Monday, 19 March 2012

Unveiling Egypt's new shame

"Any woman who chooses to behave like a full human being should be warned that the armies of the status quo will treat her as something of a dirty joke. That's their natural and first weapon"
"The authority of any government must stop at it's people's skin"
(both Gloria Steinem)

Thank God you are not an Egyptian woman with a heart and brain who also wants to have a voice in her country today.
Earlier this month, an Egyptian military court acquitted an army doctor charged with carrying out a forced virginity test on a female detainee during last year's civil protests. Samira Ibrahim, a twenty four year old political activist, said she was forced to undergo a test last March. Hers and other similar cases have enraged dissenters against the generals who took control of Egypt when Hosni Mubarak was driven from office in February 2011, after what was called a popular uprising. Samira was one of seven women who said they had been forced to undergo such humiliating tests to determine if they were virgins while in detention. She received a sentence of a one year suspended custodial term for insulting the authorities, joining in an illegal assembly and breaking the curfew.
On 9th March 2011, Samira decided to participate in a sit-in in Tahrir Square, Cairo. Military police evacuated the square, violently dispersing protesters. Samira was detained, along with a number of other women who had been at the demonstration. They allege they were beaten, given electric shocks, strip-searched and said they were forced to undergo virginity tests while being exposed, insulted and video-taped. Dr Ahmed Adel, an army conscript, was acquitted of testing Ibrahim against her will. The court has claimed the ruling was issued due to conflicting witness accounts. He had been accused of public indecency after an initial charge of rape was dropped. The defendant's lawyer told reporters that the case wasn't initially strong and had only been enabled to be brought due to international media pressure. Indeed, getting the case into court in the first place could be considered a victory for the female protesters: it raised hopes for the further trials of those accused of the abuse. Before the hearing, Amnesty International said the court’s decision would “show if Egypt’s military courts are prepared to offer any redress for female victims of violence by the army.” Amnesty's Middle East and North Africa Director,  Hassiba Hadj Sahraoui said that "Ever since this unacceptable episode, which is nothing less than torture, women protesters have repeatedly faced beatings, torture and other ill-treatment at the hands of Egypt’s army and security forces.” The revealed army practice had sparked a national outcry last year and naturally stained the reputation of the governing militia. Public outrage and disgust increased after a general was quoted by CNN, saying tests were carried out to prove the women were not virgins when they were detained, so they could not say they were raped in detention. A spokesman for the Egyptian army subsequently denied the comment.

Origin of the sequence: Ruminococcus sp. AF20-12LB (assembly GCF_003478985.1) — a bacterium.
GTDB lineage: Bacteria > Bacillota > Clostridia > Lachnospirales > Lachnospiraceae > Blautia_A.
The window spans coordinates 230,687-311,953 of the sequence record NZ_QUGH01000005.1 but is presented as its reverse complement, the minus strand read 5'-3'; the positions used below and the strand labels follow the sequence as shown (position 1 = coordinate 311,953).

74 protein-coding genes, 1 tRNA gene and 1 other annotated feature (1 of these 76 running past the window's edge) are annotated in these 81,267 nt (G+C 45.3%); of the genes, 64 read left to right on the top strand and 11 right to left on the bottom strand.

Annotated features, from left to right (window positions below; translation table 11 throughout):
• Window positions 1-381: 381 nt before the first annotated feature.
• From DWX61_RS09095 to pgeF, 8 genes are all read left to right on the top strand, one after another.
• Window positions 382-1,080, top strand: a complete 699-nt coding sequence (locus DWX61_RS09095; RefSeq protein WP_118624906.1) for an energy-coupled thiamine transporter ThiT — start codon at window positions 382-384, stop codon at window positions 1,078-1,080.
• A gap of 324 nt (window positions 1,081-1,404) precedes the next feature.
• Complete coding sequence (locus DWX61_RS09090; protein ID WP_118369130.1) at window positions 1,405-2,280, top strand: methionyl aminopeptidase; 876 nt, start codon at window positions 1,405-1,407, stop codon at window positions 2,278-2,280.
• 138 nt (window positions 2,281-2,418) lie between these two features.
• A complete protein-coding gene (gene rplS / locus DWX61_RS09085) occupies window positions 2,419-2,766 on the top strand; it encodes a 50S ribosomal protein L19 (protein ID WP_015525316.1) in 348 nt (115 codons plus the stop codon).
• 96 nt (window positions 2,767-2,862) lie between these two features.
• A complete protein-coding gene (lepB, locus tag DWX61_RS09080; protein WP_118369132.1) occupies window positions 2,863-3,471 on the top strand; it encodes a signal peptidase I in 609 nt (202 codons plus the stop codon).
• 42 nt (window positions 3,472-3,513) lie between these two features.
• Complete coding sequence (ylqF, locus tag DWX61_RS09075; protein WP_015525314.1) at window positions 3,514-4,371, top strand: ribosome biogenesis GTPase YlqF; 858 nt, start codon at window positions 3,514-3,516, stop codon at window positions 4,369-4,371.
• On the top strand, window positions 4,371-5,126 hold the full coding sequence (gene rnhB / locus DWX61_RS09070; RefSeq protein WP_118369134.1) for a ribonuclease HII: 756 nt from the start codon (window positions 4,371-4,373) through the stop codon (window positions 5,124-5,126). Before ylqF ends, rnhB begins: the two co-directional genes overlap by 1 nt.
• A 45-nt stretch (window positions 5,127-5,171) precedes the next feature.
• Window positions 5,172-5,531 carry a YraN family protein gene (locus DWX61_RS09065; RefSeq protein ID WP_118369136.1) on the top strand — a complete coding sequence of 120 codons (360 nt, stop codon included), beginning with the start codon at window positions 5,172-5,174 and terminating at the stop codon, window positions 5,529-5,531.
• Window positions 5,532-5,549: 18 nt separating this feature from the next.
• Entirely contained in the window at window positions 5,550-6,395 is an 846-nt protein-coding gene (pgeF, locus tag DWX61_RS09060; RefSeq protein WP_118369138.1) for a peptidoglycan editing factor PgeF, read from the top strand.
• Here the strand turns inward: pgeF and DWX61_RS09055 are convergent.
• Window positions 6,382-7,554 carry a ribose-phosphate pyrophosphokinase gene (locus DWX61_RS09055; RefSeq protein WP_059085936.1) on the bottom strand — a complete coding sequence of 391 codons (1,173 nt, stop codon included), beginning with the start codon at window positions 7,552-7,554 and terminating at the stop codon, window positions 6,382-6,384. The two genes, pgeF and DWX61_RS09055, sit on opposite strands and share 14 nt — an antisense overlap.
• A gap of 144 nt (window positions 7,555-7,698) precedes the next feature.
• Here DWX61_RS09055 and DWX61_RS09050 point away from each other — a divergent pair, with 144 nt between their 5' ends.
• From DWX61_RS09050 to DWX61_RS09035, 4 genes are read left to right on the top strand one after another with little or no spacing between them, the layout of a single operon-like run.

Infinitely more surprising than an Egyptian military tribunal finding one of its own not guilty, is that the case went ahead at all. Samira was incredibly brave to take on not only Egypt's masculine leadership but also her country's deeply ingrained, damning attitude toward women. Human Rights activists have stressed that the military rulers have taken full advantage of the nation's oppressive view of female equality. Samira has had to deal with reputation smearing in the Egyptian media, clearly steered by the militia. From the outset of the case, military generals were issuing inflammatory and defamatory statements, saying that the women who joined the protests at Tahrir Square were females of low morals and ill repute. The "virginity tests" themselves were of course an extreme violation of the body and, in a country such as Egypt, the ultimate smearing of a woman's reputation and character. Once the woman has been subjected to such a test, even if previously a virgin, her body has been soiled or even "ruined", her status forever diminished, her self respect destroyed. Every area of her life as a Muslim woman in the Middle East will be impacted. Social analysts have also warned of other consequences of this abuse of female protesters by the forces, saying it may cause national outrage among the Egyptian public, and even a disintegration of society's morals in a nation which has prided itself on it's respect for women. In December, a civilian court ruled that the army should end the practice of virginity tests: a military judicial official then said cases of reported forced virginity tests had been transferred to the Supreme Military Court. The world now realises that this was calculated lip service.